A study on the Langat virus supports our hypothesis. Benbough [30] reported similar V-shaped curves of viability versus r. F. for Langat virus in aerosols, which consist of saline solutions. Of the four relative humidities tested (i.e. ~ 25%, 50%, 70% and 95%), the minimum vivities were ~ 1% in NaCl and ~ 10% in KCl, both at ~ 50% RH. F. and zero in LiCl at r. F. & lt; 50%. Thus, the minimal viability of Langat virus occurred in aerosols consisting of a NaCl solution at a relative humidity close to the ERH of NaCl (i.e. 43 ± 3%) [27]. KCl has an ERH of 59% [27], and this r. F. has not been tested so it is not known whether the virus' viability in this r. F. would have been lower. The ERH of LiCl, if it exists, is outside the range of relative humidities tested; the relative humidity in the resolution is ~ 11% [24].

Explanation for conflicting results in the literature
Upon reviewing the four studies above (H&H versus S&S), we found that the media used to make airborne droplets with IAV differed. All media contained some salts; those in H & amp; However, H contained significantly more proteins than those in S & amp; S. We therefore suspect that the conflicting results between S & amp; S and H & amp; H due to the different protein content of the media used in these studies. Our results with model media confirm this hypothesis: the trends in viability to relative humidity in media with mainly salts (S&S and this study) are similar to that shown in Figure 4A, while those in media with salts and proteins (H&H and this study) are similar to Figure 4B.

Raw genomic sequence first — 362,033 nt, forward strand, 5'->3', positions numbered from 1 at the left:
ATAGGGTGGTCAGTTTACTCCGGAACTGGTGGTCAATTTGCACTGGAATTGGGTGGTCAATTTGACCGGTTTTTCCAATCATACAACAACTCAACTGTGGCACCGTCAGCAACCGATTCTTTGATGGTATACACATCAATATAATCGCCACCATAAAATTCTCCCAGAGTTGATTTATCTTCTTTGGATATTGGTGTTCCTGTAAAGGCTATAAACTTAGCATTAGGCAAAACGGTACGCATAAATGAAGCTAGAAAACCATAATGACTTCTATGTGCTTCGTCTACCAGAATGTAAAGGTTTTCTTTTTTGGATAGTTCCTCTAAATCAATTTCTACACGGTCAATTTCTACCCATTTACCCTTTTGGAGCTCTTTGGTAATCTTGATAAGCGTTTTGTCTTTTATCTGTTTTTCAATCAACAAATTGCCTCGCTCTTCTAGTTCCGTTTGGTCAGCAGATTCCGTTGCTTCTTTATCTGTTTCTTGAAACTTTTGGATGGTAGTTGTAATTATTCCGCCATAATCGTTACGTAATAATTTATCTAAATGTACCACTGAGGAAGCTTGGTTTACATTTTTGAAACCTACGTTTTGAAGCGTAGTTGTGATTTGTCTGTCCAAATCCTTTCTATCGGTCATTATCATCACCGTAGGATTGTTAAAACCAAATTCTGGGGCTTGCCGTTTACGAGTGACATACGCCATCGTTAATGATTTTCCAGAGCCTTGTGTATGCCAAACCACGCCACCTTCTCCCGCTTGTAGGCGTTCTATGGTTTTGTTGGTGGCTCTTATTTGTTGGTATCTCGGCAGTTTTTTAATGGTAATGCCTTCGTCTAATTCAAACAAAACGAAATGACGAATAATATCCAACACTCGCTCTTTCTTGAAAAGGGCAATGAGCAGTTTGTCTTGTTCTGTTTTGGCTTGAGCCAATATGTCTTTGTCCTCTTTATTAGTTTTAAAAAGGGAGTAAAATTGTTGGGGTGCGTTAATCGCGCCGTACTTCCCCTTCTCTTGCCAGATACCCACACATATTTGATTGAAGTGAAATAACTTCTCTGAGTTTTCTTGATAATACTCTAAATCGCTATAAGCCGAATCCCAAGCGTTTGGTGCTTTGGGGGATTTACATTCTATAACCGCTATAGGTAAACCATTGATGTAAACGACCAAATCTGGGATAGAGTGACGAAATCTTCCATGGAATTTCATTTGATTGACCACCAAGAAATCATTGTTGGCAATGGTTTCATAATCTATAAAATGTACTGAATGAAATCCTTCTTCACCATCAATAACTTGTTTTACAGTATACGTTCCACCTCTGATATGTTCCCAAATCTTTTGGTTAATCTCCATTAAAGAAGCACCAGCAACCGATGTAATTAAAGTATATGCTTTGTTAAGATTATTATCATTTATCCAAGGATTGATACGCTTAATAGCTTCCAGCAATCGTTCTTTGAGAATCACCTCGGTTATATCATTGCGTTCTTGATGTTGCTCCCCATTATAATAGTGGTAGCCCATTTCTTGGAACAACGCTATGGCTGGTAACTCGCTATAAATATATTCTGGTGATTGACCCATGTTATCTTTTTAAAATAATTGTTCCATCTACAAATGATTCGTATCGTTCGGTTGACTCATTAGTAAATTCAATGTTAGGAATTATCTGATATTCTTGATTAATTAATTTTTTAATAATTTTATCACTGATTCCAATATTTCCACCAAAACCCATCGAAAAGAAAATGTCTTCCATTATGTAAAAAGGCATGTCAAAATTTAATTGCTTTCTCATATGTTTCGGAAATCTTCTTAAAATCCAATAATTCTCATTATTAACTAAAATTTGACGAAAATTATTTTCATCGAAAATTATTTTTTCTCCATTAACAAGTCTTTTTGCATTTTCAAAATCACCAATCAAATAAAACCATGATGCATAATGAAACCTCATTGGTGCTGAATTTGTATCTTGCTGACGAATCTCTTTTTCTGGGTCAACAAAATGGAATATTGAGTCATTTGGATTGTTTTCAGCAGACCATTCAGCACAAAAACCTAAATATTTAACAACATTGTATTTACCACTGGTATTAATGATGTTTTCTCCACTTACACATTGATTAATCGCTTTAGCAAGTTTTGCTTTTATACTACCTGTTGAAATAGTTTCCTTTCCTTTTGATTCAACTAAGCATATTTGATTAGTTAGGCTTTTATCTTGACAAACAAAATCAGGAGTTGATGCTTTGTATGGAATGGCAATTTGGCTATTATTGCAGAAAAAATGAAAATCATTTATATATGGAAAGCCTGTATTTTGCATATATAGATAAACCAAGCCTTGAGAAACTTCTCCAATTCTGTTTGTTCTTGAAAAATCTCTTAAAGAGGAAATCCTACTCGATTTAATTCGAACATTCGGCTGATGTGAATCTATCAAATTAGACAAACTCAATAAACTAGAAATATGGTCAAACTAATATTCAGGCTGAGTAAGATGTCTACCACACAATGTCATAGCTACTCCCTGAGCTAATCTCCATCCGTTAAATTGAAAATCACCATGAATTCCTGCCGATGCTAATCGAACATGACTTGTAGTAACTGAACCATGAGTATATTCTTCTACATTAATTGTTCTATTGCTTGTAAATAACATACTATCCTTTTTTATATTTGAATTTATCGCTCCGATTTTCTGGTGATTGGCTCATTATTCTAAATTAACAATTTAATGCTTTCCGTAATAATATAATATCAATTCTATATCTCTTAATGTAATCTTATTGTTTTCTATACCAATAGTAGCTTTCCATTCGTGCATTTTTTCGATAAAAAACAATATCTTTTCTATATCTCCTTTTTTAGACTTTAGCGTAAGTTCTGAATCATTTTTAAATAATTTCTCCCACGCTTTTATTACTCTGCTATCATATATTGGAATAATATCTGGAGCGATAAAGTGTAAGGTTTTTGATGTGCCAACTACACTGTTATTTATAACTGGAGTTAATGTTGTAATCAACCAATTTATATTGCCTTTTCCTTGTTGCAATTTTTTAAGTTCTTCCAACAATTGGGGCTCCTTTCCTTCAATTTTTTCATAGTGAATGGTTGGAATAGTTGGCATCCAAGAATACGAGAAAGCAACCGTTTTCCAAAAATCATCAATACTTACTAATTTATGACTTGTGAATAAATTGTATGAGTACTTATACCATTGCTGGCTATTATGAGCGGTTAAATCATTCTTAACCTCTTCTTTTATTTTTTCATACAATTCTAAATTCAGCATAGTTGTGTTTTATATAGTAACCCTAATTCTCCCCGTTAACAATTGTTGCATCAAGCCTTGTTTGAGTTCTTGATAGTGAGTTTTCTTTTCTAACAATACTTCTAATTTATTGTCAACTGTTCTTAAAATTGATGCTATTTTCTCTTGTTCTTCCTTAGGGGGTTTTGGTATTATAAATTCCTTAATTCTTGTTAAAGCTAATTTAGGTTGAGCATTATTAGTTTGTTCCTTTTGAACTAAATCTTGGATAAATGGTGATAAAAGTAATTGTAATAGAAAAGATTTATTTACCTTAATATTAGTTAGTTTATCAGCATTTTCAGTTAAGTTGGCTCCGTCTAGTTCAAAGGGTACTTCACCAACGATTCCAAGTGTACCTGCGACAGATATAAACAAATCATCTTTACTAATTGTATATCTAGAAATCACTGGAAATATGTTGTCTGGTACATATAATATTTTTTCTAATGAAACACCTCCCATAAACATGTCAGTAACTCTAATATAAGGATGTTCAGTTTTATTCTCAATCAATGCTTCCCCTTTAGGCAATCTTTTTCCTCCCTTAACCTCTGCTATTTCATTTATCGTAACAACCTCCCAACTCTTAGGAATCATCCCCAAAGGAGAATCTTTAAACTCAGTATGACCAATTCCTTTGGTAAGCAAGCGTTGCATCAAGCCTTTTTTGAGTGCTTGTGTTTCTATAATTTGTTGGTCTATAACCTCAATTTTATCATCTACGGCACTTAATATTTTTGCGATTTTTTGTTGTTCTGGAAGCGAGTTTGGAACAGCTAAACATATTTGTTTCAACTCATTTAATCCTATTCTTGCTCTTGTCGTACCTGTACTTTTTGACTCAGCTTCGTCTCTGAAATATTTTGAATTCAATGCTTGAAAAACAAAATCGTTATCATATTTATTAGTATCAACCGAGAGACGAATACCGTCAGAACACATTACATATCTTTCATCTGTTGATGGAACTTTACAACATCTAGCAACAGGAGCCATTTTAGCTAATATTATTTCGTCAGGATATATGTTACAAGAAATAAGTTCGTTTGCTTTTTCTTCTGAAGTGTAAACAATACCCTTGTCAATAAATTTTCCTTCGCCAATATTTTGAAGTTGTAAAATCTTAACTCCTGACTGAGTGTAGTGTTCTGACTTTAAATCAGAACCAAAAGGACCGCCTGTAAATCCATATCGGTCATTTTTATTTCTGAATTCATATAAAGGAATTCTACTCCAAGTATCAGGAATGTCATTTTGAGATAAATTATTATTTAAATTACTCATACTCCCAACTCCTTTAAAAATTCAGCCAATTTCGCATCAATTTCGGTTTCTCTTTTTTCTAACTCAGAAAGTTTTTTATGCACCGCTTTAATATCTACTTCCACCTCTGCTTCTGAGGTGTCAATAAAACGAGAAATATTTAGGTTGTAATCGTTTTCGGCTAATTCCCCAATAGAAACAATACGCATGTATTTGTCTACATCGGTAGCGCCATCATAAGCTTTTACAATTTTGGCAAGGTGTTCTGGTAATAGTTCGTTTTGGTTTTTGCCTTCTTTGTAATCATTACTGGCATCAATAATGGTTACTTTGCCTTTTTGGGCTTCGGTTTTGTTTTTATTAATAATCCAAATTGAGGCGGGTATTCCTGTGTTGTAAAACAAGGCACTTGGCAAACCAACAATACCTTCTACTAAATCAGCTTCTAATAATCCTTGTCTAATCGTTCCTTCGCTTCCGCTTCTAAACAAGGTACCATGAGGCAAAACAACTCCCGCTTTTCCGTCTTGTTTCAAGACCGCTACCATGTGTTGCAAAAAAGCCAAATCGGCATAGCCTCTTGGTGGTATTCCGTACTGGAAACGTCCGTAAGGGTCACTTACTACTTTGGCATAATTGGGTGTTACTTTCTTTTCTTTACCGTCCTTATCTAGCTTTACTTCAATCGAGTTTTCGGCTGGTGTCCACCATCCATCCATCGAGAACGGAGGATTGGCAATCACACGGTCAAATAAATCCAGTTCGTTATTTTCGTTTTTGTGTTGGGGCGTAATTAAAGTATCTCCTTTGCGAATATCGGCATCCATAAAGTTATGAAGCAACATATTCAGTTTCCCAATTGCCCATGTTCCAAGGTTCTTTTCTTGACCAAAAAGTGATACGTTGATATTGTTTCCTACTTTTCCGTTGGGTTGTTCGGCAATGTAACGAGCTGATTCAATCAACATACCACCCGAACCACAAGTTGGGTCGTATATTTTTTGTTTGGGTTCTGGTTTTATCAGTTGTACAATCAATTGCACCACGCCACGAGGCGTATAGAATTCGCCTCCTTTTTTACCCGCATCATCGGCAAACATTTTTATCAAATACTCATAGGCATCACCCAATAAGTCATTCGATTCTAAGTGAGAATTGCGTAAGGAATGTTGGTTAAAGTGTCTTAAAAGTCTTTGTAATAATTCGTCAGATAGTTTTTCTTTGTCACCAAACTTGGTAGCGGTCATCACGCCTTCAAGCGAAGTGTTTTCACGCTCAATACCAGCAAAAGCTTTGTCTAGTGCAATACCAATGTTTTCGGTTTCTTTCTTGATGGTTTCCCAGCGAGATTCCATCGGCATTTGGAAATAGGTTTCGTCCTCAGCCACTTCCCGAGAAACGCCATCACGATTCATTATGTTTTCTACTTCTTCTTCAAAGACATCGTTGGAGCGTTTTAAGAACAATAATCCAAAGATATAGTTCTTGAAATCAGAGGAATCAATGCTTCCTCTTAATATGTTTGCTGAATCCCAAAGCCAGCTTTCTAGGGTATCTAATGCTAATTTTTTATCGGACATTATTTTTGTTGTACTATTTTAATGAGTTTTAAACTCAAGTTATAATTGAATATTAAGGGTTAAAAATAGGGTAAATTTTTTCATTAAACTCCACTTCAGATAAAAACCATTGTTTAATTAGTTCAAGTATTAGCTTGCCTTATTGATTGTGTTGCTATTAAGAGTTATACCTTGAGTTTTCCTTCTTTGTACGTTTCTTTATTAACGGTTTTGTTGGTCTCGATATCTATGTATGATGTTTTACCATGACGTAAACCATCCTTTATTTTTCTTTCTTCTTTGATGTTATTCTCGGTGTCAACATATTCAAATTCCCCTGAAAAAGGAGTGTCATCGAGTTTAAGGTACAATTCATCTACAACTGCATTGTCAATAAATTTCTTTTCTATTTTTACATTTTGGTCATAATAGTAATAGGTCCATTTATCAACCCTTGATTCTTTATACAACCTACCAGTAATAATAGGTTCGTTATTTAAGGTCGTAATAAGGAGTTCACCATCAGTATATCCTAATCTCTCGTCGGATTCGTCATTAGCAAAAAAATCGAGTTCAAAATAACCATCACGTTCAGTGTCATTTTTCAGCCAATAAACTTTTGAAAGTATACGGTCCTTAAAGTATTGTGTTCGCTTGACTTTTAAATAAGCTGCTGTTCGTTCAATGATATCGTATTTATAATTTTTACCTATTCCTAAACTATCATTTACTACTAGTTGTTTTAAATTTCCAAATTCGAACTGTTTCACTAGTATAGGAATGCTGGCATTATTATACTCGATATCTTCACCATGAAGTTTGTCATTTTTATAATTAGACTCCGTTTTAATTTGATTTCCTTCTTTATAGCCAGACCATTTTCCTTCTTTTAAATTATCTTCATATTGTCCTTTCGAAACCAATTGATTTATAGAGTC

Figure 2. Virus disintegration over 3 hours versus NaCl concentration in droplets consisting of four media types. Figure 3. Crystals of the four media: (A) PBS, (B) PBS + FCS, (C) DMEM, (D) DMEM + FCS. Light microscope, magnified 100 times; Scale bar = 20 μm. Figure 4. Hypothetical relationship between relative humidity and IAV viability in (A) droplets containing only salts and (B) droplets containing salts and proteins.

We have shown that virus disintegration correlates with the salt concentration in salt droplets, which is controlled by evaporation through relative humidity (Figure 2). Earlier studies based on experiments in bulk salt solutions at concentrations up to saturation could not demonstrate such a correlation [31]. The supersaturated conditions to which the virus is exposed in aerosols cannot be achieved in mass media, and so the phenomenon observed here can only be demonstrated by methods that enable supersaturation. The combination of greatly increased salt concentrations at medium relative humidity and salt crystallization at the ERH can explain the trends observed in the two media, which contain mostly salts (i.e., PBS and DMEM), and in S&S.

The relative humidity, which corresponds to the maximum decay rate, can differ between the media, possibly due to different ERHs for media of different composition [27]. The minimum viability was between 40-70% r. F., mainly at about 50% in Schaffer et al. [14] and 58-60% in Shechmeister. [15] For comparison, we found a minimum viability of 50% in PBS and 60% in DMEM.